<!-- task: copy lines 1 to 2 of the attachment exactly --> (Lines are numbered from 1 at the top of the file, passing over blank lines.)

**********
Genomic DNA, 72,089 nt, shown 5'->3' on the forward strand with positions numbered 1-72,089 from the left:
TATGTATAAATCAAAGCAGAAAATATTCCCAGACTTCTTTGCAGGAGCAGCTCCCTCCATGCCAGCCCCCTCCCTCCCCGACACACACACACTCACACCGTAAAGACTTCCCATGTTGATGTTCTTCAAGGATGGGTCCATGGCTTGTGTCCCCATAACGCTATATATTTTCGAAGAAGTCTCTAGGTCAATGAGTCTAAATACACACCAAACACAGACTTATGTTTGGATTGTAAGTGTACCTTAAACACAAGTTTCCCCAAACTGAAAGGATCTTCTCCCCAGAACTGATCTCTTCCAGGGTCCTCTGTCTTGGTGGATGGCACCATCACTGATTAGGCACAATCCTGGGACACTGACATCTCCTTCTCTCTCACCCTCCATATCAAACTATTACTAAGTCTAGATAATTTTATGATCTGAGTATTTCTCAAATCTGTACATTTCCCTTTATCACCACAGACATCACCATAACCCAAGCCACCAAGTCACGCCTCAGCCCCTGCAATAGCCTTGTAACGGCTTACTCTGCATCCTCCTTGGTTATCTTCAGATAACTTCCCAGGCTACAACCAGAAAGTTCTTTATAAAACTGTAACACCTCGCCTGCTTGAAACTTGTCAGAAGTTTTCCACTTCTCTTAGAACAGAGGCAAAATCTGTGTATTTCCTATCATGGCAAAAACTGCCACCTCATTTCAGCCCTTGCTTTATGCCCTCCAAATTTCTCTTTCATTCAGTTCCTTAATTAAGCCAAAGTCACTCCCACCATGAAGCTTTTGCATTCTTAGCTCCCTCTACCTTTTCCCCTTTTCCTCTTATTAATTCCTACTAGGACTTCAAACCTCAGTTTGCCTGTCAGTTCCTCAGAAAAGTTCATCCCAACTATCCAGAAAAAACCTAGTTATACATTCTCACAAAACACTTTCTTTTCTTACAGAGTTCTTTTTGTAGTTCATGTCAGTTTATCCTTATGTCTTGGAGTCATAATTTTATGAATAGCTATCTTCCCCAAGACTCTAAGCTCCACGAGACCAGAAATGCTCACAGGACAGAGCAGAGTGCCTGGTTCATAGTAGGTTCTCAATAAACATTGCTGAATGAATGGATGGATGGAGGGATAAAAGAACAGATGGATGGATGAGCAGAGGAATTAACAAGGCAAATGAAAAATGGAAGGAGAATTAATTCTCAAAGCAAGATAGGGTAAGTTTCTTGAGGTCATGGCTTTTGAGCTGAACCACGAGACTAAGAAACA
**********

Genomic DNA, 72,089 nt, shown 5'->3' on the forward strand with positions numbered 1-72,089 from the left:
TATGTATAAATCAAAGCAGAAAATATTCCCAGACTTCTTTGCAGGAGCAGCTCCCTCCATGCCAGCCCCCTCCCTCCCCGACACACACACACTCACACCGTAAAGACTTCCCATGTTGATGTTCTTCAAGGATGGGTCCATGGCTTGTGTCCCCATAACGCTATATATTTTCGAAGAAGTCTCTAGGTCAATGAGTCTAAATACACACCAAACACAGACTTATGTTTGGATTGTAAGTGTACCTTAAACACAAGTTTCCCCAAACTGAAAGGATCTTCTCCCCAGAACTGATCTCTTCCAGGGTCCTCTGTCTTGGTGGATGGCACCATCACTGATTAGGCACAATCCTGGGACACTGACATCTCCTTCTCTCTCACCCTCCATATCAAACTATTACTAAGTCTAGATAATTTTATGATCTGAGTATTTCTCAAATCTGTACATTTCCCTTTATCACCACAGACATCACCATAACCCAAGCCACCAAGTCACGCCTCAGCCCCTGCAATAGCCTTGTAACGGCTTACTCTGCATCCTCCTTGGTTATCTTCAGATAACTTCCCAGGCTACAACCAGAAAGTTCTTTATAAAACTGTAACACCTCGCCTGCTTGAAACTTGTCAGAAGTTTTCCACTTCTCTTAGAACAGAGGCAAAATCTGTGTATTTCCTATCATGGCAAAAACTGCCACCTCATTTCAGCCCTTGCTTTATGCCCTCCAAATTTCTCTTTCATTCAGTTCCTTAATTAAGCCAAAGTCACTCCCACCATGAAGCTTTTGCATTCTTAGCTCCCTCTACCTTTTCCCCTTTTCCTCTTATTAATTCCTACTAGGACTTCAAACCTCAGTTTGCCTGTCAGTTCCTCAGAAAAGTTCATCCCAACTATCCAGAAAAAACCTAGTTATACATTCTCACAAAACACTTTCTTTTCTTACAGAGTTCTTTTTGTAGTTCATGTCAGTTTATCCTTATGTCTTGGAGTCATAATTTTATGAATAGCTATCTTCCCCAAGACTCTAAGCTCCACGAGACCAGAAATGCTCACAGGACAGAGCAGAGTGCCTGGTTCATAGTAGGTTCTCAATAAACATTGCTGAATGAATGGATGGATGGAGGGATAAAAGAACAGATGGATGGATGAGCAGAGGAATTAACAAGGCAAATGAAAAATGGAAGGAGAATTAATTCTCAAAGCAAGATAGGGTAAGTTTCTTGAGGTCATGGCTTTTGAGCTGAACCACGAGACTAAGAAACA